During the 1940s to 70s, the community members spoke their traditional language as a mother tongue and spoke the pidgin during communication with members of other language groups. This situation rapidly changed so that by the 1980s and 90s, children were speaking the pidgin as a mother tongue. Grammatical rules and morphological patterns became regular and established. Sometime during this period, the pidgin appears to have developed into a Creole.


Children who speak Martu Wangka today are unable to identify which elements of the language come from each traditional language. The grammar of the language appears regular and productive. The language has a wide speech community and is used between many members of single traditional language groups as a preferred language of communication, ahead of the use of the traditional language.


A possible second Indigenous Creole has or is developing amongst the five language groups who make up the community at Bidyadanga. Indigenous language is still used as a preferred mode of communication; however, children are unable to identify elements of their speech as coming from one language or another. This situation needs a much closer examination.


2. Pilbara Aboriginal English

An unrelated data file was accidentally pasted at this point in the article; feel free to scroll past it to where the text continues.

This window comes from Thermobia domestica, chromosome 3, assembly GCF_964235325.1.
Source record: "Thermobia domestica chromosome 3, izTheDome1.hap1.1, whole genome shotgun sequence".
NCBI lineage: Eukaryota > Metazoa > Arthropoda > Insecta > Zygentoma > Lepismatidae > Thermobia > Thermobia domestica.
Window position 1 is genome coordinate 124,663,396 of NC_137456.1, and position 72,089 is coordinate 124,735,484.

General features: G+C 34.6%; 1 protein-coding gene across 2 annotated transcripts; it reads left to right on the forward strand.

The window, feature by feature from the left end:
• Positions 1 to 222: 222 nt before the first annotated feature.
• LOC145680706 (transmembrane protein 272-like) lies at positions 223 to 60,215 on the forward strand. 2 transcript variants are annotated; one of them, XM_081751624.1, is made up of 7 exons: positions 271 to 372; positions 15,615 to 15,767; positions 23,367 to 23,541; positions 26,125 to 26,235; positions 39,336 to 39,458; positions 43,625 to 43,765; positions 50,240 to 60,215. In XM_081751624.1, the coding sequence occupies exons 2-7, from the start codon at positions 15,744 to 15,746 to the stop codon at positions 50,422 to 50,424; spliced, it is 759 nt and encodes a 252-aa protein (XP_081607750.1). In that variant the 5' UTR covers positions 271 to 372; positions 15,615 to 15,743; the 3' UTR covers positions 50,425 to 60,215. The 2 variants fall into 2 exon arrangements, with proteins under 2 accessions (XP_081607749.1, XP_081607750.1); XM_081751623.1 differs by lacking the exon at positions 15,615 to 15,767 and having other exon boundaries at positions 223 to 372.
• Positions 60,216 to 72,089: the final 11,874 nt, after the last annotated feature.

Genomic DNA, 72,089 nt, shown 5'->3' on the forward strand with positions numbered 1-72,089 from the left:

A second trend clearly evident in the Pilbara is the development of a mode of communication coined Pilbara Aboriginal English. Many Pilbara Aboriginal people do not speak the Kriol language developed and spoken very strongly in the Kimberley region. However, neither is Standard Australian English spoken in a standard form. The Pilbara Aboriginal English is mutually comprehensible with Standard Australian English where as Kriol often isn’t.


Wangka Maya has yet to find the resources to study the development of the Pilbara Aboriginal English. It may be possible the English is a variety which uses some underlying Indigenous grammar and forms combined with vocabulary shared by many of the language groups. However, a distinct accent, means of pronunciation, tense patterning and use of vocab makes the English form easily recognisable as being non-Standard English.


3. Use of Standard Australian English

A trend seemingly peculiar to the Pilbara is for Aboriginal people to learn and use Standard Australian English (SAE) in a very correct standard form. It may be possible that the influence of English station managers and owners during the extensive period of enforced labour on pastoral stations has influenced Aboriginal people’s attitude to the learning and use of Standard Australian English, in favour of a very standard form.


While many elderly and middle-aged Pilbara people speak a very proper form of SAE, many younger people and children appear to be adopting a non-standard form through the use of a developing variety coined Pilbara Aboriginal English. It appears that this non-standard form assists with group identity and place.


A third possible influence to this proper SAE trend is the large and sustained contact between mining people and Pilbara Indigenous people. Many Pilbara people are deeply involved in native title issues, site surveys and various discussions with mining officials and have been for 40 years. The need for an extensive understanding and use of SAE is continually reinforced through this interaction.